Artists Book Project Module ENGL 420

What is an Artist’s Book?

One way of thinking about an artist’s book is that it is like a broadside, expanded to the book format, though the boundaries quickly grow complex. Drucker begins by calling it “a book created as an original work of art … . [which is] almost always self-conscious about the structure and meaning of the book as a form.” Page, paragraph, line, spacing, margin, binding — even paper itself — become part of the expressive meaning of the artist’s book.

Reading

From Johanna Drucker’s introduction to A Century of Artists’ Books: https://www.dropbox.com/s/nogz7ufxmy8yh88/from%20Drucker_Johanna_The_Century_of_Artists_Books_1995.pdf?dl=0

Viewing

There are a number of scanned artists’ books online. Please read two of these. (The archive allows you to scroll through page views, read bibliographic information about the publication or zoom in to a high resolution scan of a given page. Look for the link at the bottom; you don’t need Flash. )

Reflection

How do Artists Books use the genre and material (typography, images, paper or cloth and physical form) of the book? How does a good Artists Book blend reading and viewing (literature and art)?

Project Requirements

  • Book should be at least 10 sheets long
  • Make expressive use of dimensions, spacing, and construction of the physical book. (Don’t just go with paper folder in half and staples in the middle.)
  • Use thoughtful typography, sequence, and images.
  • Harmonize meaning and visual dimensions through the use of graphic design software, hand lettering, color, traditional cut-and-paste etc.

Five Steps to Making an Artists Book

  1. Generate an Idea. Start by reflecting on a subject, considering material and theme. Or consider how to remix an existing text, enhancing it through design (but also changing the text to fit the project).
  2. Compose, revise and edit. At this point you may want some feedback on the text from classmates or the professor.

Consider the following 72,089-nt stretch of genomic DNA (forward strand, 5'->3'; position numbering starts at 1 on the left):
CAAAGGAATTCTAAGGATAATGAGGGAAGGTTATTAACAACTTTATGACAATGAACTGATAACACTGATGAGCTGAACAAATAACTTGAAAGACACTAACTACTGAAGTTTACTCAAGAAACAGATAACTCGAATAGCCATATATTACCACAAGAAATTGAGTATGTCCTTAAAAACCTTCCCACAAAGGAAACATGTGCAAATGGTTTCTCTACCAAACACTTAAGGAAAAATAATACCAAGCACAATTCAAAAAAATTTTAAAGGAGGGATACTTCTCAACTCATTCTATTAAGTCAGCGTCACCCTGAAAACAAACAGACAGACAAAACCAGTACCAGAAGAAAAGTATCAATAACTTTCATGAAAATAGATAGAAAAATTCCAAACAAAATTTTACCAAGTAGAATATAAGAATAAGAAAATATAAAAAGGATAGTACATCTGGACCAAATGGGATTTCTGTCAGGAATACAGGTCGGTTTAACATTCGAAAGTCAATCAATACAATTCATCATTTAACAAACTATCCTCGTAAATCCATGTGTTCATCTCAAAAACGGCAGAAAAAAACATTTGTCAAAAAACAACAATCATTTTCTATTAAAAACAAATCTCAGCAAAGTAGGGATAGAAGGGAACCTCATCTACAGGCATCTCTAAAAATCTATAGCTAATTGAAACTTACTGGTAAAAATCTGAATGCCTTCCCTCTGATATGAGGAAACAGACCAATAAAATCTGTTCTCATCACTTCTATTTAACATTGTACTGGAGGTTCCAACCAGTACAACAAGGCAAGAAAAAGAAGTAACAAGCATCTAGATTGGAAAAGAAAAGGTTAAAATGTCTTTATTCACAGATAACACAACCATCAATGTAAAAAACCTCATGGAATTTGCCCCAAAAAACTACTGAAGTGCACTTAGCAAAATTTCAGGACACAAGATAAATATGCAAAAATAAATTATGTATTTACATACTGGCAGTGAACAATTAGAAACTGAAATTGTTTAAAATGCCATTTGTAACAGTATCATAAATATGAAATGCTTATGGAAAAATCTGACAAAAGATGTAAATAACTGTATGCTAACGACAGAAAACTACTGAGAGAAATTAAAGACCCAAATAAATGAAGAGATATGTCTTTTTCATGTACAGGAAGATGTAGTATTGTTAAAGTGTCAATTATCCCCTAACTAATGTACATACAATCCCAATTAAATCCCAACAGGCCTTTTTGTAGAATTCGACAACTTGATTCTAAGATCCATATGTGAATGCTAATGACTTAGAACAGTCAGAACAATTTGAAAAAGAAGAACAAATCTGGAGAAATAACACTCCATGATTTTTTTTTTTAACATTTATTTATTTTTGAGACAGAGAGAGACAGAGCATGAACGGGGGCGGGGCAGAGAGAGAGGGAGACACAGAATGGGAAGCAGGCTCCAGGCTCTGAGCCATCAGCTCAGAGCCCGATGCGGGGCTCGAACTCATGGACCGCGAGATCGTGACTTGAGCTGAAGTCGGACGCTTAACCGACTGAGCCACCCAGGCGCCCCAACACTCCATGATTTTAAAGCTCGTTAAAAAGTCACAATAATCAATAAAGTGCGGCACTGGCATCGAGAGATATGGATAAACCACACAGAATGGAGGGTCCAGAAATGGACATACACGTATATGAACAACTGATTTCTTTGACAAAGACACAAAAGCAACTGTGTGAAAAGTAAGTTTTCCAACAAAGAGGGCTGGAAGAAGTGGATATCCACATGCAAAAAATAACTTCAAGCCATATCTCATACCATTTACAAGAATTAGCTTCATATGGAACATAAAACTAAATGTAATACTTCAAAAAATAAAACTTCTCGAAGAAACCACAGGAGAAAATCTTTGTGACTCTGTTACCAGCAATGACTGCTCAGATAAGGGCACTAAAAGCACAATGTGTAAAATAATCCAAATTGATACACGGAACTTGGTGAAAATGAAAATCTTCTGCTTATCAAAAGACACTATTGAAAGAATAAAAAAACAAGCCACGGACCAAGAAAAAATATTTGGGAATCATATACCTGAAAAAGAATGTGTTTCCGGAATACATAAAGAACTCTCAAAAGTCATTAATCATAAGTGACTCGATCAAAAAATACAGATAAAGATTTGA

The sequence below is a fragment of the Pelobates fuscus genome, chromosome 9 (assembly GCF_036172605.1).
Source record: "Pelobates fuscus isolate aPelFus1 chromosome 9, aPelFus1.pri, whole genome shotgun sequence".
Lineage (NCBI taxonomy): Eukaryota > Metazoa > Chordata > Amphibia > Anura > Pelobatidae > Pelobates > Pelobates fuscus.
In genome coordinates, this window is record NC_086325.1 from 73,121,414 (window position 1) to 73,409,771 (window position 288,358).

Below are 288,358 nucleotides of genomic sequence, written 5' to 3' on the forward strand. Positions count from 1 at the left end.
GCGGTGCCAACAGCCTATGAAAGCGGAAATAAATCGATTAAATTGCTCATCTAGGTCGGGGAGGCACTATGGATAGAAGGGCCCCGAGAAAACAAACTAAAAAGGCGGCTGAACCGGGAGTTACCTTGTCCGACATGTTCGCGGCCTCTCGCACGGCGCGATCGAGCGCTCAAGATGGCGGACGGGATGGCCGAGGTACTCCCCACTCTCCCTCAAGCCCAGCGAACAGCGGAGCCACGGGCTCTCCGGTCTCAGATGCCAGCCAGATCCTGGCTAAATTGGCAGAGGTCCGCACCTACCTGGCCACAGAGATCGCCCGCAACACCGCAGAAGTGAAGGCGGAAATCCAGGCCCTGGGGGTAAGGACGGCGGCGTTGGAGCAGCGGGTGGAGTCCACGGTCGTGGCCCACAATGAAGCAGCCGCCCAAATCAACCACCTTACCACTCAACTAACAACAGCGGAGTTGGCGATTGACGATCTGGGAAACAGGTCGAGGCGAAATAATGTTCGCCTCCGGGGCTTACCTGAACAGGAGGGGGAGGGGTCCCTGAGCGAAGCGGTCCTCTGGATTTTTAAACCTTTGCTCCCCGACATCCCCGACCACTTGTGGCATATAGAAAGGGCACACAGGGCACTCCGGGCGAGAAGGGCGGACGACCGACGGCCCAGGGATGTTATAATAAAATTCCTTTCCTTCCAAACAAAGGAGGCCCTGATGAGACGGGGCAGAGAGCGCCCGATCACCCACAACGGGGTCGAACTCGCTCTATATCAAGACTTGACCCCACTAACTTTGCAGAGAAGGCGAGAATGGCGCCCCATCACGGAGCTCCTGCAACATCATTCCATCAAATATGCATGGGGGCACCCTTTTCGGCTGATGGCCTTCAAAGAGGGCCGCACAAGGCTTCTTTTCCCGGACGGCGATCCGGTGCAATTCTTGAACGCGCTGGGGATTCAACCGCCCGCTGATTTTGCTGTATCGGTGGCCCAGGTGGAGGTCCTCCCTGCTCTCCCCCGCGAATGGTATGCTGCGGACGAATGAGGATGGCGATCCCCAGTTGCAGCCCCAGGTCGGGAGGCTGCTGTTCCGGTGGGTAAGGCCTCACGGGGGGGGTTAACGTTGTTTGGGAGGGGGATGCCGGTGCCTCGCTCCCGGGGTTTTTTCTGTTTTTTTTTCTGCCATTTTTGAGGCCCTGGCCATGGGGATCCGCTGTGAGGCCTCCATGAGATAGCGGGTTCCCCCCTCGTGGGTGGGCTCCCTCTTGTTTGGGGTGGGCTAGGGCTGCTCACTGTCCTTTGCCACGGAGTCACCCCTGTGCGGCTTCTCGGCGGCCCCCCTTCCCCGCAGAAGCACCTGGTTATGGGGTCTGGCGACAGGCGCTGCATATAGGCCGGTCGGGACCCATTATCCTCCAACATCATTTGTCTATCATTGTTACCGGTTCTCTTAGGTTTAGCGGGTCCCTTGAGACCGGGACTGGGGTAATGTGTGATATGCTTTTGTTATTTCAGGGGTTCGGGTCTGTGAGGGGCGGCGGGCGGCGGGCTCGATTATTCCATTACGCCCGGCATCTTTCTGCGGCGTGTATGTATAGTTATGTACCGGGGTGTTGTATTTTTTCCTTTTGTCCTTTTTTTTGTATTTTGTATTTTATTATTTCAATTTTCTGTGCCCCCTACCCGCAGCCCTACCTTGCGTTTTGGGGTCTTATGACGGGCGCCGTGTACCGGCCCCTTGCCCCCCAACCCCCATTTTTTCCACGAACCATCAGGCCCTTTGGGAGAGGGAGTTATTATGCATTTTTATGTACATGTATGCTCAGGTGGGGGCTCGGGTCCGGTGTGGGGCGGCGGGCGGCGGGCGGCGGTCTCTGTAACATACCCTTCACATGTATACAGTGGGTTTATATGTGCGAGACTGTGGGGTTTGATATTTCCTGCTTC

3. Assemble visual material, such as LEGAL images (public domain, Creative Commons, or original)
  4. Plan your production. Will you cut and paste a physical object? Will you use graphic design software? Do you want to bind the pages on the left or create a different kind of book? (If you don’t have access to Adobe, you can search for two, free open-source programs that will run on Mac and Windows machines: Scribus and Gimp.
  5. Produce and Document. You will photograph your book object and share this as a PDF. (I recommend Cam Scanner for use with a phone).

Software

The school shut-down presents some challenges for this project, since you don't have access to on-campus computers. However, there are a few really good options:

1) Download Photoshop, Indesign, etc. to your home computer. (Best if you have a relatively new machine, one you use for gaming etc. Did you enjoy the broadside project and feel confident using the software? ) https://www.iup.edu/itsupportcenter/content-repository/enterprise-services/software-license-administration/adobe-creative-cloud/
2) Download a simple, free open-source graphic design tool like GNU Image or https://www.scribus.net/. Best if you enjoy learning a new tool and have an older, slower Mac, Windows, or Linux machine.

3) Explore a web based design tool like Figma https://www.figma.com/graphic-design-tool/

4) Make a physical book, using typewriter, hand-inking, and paste-up. (Old school) Then photograph it.